I am reminded of the scene in the movie Good Will Hunting where Matt Damon’s character is staring at Robin Williams’ book shelves and says something to the effect of, “people want to surround themselves with books—the problem is they’re the wrong books.”* Although clearly meant to illicit an emotional response from Williams, Damon has a point.
Anyone who has spent significant time in the public school system intuitively knows something without knowing it for sure—that they’ve been fed a lot of material that is 1) useless for life, 2) wrong, or 3) a combination of 1 and 2. This is born out when they get to the “real world” and notice a stark difference between those with only “book learnin’” versus those with “street smarts.” It is very often the case that the latter is better than the former at a whole host of tasks that make the world go ‘round.
But that shouldn’t discount book learnin’ as a whole, especially in light of the evidence of what it has done for us as a society. We wouldn’t have advancements in numerous medical and technological fields (in addition to many others) without people who have “book smarts,” despite the fact that a true education requires more than that—the guy fixing your brakes, for example, is much preferred to have a “hands on” intelligence than be just a book-worm.
But in today’s America, isn’t it ideal to have…both?
Subjects, Subjects, Subjects
So, with all that being said, what should the modern American man know?
Again, take a look around you wherever you are. If you’re in your home, wouldn’t it be nice to be able to do basic repairs on household appliances without calling a repairman, grow a garden, fix a lawnmower, and intelligently address questions from your kids about voting, our system of government, why water boils, and those of a religious nature?
Now go outside your home. Having basic knowledge about what can break on your car and how to fix it, how to render aid to an injured person, how to escape a harmful situation, and how to confront a dangerous threat suddenly seem rather important. Of less immediate urgency to your health and the health around you, but probably more frequent, are those same questions your kids asked about politics and faith—but now with your adult coworkers.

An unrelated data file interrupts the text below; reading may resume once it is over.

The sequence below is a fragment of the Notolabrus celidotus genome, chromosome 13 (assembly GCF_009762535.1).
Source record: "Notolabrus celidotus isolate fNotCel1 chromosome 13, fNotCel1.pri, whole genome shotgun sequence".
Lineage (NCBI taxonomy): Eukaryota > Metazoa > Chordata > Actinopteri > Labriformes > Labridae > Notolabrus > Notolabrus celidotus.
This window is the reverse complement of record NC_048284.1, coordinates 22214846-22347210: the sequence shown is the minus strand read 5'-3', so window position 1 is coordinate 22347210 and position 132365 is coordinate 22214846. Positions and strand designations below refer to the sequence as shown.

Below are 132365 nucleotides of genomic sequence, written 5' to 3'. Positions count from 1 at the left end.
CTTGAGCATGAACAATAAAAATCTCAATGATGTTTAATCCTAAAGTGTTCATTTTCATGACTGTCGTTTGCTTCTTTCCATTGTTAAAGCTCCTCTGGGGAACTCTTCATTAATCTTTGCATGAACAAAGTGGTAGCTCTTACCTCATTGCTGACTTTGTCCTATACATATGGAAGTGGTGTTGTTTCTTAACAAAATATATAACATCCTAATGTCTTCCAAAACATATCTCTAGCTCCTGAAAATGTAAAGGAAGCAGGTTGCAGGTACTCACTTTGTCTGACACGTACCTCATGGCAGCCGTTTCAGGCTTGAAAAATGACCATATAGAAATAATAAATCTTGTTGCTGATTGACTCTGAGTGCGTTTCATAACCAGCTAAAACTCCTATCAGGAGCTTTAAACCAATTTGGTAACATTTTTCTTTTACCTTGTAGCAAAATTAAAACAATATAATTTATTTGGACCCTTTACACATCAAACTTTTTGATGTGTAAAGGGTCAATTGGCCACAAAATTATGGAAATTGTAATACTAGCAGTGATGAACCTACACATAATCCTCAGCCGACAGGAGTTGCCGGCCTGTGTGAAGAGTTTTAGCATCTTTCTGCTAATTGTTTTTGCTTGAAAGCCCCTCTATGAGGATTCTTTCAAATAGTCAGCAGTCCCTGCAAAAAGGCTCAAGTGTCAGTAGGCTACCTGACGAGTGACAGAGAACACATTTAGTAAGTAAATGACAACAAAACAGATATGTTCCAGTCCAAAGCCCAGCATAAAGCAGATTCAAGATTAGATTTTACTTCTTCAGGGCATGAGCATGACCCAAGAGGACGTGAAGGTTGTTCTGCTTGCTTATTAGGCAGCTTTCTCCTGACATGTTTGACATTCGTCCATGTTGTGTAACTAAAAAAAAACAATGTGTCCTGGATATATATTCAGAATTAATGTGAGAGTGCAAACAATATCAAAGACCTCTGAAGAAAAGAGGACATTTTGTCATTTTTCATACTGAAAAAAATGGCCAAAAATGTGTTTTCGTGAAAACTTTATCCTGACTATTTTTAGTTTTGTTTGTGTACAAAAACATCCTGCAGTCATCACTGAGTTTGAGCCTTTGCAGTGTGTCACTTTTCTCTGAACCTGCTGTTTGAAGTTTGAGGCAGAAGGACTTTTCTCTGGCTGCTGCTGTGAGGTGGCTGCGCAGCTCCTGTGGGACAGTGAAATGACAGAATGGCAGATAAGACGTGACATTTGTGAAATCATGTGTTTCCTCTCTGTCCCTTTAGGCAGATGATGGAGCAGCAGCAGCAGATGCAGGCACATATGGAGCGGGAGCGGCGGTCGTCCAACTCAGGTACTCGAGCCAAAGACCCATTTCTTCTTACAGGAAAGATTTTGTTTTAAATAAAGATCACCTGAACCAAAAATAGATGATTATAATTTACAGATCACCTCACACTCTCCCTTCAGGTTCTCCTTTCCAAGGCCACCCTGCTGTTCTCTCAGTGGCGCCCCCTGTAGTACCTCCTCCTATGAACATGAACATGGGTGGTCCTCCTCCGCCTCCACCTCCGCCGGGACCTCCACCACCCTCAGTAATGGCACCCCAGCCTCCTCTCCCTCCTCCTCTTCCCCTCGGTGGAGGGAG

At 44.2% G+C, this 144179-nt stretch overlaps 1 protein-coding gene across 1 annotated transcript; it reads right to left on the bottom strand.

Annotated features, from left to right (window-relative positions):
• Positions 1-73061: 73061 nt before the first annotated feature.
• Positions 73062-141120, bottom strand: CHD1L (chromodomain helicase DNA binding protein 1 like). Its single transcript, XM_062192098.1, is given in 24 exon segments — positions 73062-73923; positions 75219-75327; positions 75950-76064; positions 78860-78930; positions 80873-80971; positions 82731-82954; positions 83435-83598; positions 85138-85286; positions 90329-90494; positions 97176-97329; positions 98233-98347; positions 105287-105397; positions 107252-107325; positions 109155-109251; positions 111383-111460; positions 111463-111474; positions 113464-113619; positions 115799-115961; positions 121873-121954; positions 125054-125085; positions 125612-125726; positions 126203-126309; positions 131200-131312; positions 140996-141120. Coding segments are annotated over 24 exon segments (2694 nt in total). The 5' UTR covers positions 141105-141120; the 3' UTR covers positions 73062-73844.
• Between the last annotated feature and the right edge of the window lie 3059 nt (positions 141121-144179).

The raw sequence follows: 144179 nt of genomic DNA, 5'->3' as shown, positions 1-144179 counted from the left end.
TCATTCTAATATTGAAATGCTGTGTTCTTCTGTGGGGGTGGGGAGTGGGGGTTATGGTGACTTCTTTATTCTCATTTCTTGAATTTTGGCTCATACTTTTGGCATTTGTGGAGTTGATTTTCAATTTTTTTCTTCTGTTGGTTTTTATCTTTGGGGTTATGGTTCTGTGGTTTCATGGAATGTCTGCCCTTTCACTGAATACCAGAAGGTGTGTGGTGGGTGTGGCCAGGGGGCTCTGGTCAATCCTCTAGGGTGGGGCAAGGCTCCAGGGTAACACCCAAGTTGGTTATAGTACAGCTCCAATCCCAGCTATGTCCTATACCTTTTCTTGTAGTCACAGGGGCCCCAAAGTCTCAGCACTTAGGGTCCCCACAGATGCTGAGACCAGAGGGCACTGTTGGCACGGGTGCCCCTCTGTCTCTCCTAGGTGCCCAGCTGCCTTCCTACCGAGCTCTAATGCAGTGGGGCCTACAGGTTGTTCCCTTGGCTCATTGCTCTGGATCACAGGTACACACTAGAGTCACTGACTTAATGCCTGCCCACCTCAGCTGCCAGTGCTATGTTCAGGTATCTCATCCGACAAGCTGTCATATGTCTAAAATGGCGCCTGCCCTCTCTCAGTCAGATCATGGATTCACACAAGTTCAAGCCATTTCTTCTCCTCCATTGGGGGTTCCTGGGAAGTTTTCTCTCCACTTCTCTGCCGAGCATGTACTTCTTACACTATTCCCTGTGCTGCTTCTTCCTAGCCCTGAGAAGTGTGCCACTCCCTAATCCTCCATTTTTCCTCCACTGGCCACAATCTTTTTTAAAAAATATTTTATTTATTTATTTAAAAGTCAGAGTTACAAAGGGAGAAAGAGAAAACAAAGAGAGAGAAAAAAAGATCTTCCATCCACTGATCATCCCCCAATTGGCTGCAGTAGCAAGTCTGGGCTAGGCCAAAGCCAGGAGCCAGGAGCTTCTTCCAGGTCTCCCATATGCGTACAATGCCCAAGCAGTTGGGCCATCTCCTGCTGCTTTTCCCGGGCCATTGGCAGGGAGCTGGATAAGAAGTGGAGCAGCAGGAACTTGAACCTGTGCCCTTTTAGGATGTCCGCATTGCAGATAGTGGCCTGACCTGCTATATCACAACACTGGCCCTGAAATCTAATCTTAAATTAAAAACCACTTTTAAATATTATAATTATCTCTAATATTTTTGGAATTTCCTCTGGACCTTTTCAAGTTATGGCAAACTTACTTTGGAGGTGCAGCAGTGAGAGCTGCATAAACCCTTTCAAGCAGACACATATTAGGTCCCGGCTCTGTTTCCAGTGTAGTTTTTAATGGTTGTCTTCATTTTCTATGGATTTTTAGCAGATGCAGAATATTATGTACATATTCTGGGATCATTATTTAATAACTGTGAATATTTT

The truly educated American man can address all of these because he understands the fundamentals of each one. That doesn’t require being an expert in any of them, but it does require a fair amount of time and the right attitude towards learning—one that desires to know what needs to be known in order to be a well-rounded and educated man.
Resources are Simple
Lucky for all of us, we live in an age when all of this is not only possible, but can be achieved with very little cost. From free podcasts and YouTube to cheap classes at places like Coursera, there are inexhaustible resources for learning a great deal about every subject you can imagine. History, philosophy, various sciences, how-to videos, classes on Game Theory and behavioral programming (and many others) are available through that slick device you keep in your pocket for minimal cost.
“But I don’t have time!” Yeah, you do. And you know it. If you have time to watch 10 seasons of Law & Order and if you commute to work, you have time to learn a great deal about a whole lot of subjects.
You don’t have to be a PhD in every subject. But that isn’t necessary to be “educated.” You just have to have a desire to learn and engage. After a couple years of combining those two attributes, you’ll be amazed at how much progress you’ve made.
To be continued.
*I’m going from memory on this quote and it wasn’t easily accessible online, believe it or not, so forgive me if I get it slightly wrong—it’s close enough.